Wing chordMPHReynolds Number
4″ (.102m)62 187k
6″ (.152m)62280k
9″ (.23m)62420k
Reynold’s numbers with different chords

In the table above, you can see that the 4″ wing has a Re number of just under 200k. The 9″ wing has a Re approaching 500k. OK, so how is this significant?

Look at the image below, which shows a Selig S1223 wing at three different Re numbers. The gold line represents a Re of 1 million, the purple line is 500k, and the green line is 200k. The lines show the coefficient of lift divided by the coefficient of drag (Cl/Cd), which you can simply think of as how efficient the wing is at making lift. The higher the Re number, the more efficient this wing is. At 200k, the wing just isn’t working that well. At 500k, it’s about 130% better, and at 1 million, it’s better still.

Reynold’s number of 200k (green) vs 500k (purple) vs 1 million (gold).

All of this means that for a wing to be useful at low speed, it needs a really large chord. For argument sake, I’m calling this 16″. This drives up the Reynold’s number to where the wing is more efficient. In addition, flow separation is delayed at higher Reynolds numbers, which means you can use a low-aspect ratio wing at a higher angle of attack. (And if you grok what I’m saying about the Reynolds number, you understand that you can also use more wing angle at higher speed.)

Wing Shape

The Airfoil Tools website has a pretty good search function, you can look for wings of different profiles and sort on factors like thickness, camber, and even Reynolds number. I started by searching for wings that had the highest lift/drag ratio (Cl/Cd) at 500k Re, using this search. That returned a lot of results, some of them rather strange. Next I looked at the Cl vs Alpha graph, and many of them peak around 1.5.

But what I’m specifically looking for are high lift wings. I don’t want a wing that’s the most efficient at low Re, I want one that has the highest lift at low Re. So I changed the search parameters to use a minimum thickness or 10% and minimum camber of 8% (both values that should drive up lift) to find wings that have a Cl of 2:1 or greater. (Note that single wings have peak downforce at about 12 degrees, but double wings and low Re numbers can use a thicker wings for more angle.)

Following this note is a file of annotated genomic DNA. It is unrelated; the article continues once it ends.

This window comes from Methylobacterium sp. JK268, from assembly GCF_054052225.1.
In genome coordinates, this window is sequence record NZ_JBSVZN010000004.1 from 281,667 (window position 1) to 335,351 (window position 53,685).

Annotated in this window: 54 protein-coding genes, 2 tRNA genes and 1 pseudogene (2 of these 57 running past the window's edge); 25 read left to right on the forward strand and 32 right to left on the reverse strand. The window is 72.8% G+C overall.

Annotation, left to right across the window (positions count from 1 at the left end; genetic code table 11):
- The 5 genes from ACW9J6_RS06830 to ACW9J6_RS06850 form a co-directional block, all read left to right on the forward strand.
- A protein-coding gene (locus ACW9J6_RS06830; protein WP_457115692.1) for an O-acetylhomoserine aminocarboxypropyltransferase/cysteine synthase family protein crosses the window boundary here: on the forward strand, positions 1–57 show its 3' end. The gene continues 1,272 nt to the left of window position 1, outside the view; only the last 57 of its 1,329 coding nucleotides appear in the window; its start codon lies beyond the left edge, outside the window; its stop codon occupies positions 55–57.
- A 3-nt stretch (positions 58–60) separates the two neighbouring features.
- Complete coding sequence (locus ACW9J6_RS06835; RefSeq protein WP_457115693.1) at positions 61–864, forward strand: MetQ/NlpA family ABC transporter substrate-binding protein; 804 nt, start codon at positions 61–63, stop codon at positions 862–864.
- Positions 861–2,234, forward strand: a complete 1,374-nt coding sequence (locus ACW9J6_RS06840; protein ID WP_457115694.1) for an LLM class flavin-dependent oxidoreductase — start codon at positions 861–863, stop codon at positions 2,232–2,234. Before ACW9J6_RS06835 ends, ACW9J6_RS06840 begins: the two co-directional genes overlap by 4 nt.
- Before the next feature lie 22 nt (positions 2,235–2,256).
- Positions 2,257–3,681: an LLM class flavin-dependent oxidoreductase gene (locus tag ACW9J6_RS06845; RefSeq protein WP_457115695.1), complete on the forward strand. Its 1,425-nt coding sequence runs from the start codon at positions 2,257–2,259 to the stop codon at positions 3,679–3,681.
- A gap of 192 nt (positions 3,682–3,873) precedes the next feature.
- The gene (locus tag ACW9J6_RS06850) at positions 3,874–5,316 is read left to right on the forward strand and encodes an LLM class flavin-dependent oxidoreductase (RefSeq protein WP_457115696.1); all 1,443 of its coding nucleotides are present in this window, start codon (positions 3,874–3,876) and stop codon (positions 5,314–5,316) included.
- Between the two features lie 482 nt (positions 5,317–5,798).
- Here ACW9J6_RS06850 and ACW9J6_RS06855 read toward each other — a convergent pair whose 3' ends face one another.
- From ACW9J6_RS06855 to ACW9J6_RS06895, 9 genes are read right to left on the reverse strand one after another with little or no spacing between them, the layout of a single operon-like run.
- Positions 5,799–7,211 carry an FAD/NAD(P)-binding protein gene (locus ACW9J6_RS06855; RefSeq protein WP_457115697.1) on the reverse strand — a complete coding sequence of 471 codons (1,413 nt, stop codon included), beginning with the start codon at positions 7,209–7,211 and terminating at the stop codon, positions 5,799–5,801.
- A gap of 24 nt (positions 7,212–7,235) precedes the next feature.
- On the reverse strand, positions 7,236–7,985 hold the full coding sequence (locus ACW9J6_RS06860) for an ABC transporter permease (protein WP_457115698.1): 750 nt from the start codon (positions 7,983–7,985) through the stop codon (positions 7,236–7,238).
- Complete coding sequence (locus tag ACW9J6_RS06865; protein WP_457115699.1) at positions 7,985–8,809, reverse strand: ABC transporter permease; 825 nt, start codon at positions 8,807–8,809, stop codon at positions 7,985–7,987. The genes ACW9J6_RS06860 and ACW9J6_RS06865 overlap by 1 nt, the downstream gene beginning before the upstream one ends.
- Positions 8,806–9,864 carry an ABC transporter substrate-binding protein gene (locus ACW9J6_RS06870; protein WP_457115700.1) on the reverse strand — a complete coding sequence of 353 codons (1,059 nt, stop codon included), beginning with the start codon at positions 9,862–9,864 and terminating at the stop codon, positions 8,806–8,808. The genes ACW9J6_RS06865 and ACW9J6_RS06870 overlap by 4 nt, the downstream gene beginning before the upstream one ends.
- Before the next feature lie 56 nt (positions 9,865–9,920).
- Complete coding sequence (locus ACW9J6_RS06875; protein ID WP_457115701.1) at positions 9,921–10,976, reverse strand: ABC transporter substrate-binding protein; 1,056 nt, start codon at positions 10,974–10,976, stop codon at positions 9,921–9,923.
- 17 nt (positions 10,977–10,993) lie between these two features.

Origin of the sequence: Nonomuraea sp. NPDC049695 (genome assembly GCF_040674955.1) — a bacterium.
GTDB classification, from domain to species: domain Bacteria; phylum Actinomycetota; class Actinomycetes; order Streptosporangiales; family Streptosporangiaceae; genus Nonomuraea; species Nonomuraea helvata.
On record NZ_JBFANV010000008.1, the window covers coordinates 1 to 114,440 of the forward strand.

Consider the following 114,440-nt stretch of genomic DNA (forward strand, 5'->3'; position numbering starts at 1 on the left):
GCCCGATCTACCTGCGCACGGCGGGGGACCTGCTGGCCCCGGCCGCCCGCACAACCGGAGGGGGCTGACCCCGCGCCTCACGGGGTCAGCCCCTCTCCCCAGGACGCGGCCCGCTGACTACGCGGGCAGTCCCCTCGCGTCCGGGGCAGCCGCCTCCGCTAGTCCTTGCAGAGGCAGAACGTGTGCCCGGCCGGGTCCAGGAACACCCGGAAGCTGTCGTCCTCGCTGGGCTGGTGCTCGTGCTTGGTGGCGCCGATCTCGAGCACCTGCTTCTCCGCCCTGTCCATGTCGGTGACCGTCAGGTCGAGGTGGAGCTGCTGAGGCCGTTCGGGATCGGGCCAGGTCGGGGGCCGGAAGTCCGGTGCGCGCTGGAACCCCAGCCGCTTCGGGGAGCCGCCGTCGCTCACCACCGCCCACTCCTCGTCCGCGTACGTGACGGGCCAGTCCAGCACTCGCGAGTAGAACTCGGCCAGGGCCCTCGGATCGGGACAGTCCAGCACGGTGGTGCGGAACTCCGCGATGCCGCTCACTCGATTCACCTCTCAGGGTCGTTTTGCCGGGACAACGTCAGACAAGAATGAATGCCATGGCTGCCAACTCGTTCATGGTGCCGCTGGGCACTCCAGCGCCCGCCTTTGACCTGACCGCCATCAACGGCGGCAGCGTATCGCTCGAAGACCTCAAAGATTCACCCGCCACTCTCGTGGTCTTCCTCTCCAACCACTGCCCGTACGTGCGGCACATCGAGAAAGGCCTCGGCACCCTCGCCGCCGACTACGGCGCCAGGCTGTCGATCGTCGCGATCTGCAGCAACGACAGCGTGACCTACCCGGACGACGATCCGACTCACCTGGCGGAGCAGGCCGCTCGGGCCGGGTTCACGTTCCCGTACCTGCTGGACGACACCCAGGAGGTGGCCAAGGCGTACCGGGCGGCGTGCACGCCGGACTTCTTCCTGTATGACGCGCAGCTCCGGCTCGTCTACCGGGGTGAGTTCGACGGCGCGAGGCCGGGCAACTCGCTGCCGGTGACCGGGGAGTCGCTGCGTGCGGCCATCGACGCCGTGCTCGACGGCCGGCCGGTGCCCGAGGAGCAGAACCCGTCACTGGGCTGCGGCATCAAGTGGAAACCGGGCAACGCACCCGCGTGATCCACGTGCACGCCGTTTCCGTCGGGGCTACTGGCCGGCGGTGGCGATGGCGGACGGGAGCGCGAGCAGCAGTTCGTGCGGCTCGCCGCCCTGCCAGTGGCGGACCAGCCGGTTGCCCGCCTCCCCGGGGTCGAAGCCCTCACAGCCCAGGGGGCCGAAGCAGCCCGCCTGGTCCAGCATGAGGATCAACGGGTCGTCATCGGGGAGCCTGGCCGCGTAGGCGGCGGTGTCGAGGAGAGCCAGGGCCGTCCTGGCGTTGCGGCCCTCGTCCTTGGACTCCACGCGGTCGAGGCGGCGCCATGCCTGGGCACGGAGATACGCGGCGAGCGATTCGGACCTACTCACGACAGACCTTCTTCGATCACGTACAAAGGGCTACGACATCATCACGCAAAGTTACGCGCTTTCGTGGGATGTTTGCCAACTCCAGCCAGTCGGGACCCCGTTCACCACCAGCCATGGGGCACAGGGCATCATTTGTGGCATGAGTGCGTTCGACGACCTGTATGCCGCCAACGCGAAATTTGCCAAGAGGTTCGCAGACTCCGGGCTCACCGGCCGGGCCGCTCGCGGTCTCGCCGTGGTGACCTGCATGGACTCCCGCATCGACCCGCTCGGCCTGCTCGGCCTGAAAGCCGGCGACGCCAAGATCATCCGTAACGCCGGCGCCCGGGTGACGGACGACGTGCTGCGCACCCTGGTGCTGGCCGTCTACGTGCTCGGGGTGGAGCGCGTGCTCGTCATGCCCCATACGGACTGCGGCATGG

That search returned four pages of results, and after culling those, the ones I’ll use for this investigation are the Church Hollinger Ch10, Eppler 420, and Selig S1223. (There are other potentially good ones I didn’t look into, such as FX 74-Cl5-140 MOD, FX 72-MS-150B AIRFOIL, GOE 525, etc.)

Airfoil Tools allows you to compare wings by clicking Add to comparison. So let’s do that for each wing. You get a view like so, with the corresponding data.

Wings compared


Wings work best when they can have laminar flow. Conversely, when the air is turbulent, it increases drag and decreases lift. Airfoil Tools allows you to simulate turbulence using the Ncrit value. An Ncrit of 9 is like a wind tunnel, or about what you’d experience on a race track, on a still day, with no other cars in front of you. In other words, pretty unrealistic.

To simulate what your wing is doing behind your car’s canopy, during a race, possibly in the wake of another car, you need to use a Ncrit value of 5 or less. Unfortunately, Airfoil Tools doesn’t give you all the Ncrit values, and depending on which wing you choose, 5 might be as low as you can go.

Head to Head on Reynolds

I’ll use these three wings and then compare the various graphs at a Ncrit value of 5, starting with Re 200k, then 500k, and finally 1 million. In the graphs below, Cl is lift, Cd is drag, and Alpha is the angle of attack.

Re 200k

A Reynolds number of 200k is absurdly low, and for our theoretical wing of 16″ chord (.41 m) represents a speed of less than 20 mph. Still, this is useful to look at because most people don’t have a 16″ wing, and so this represents how these wing shapes would perform at a more standard 9″ chord and around 30 mph.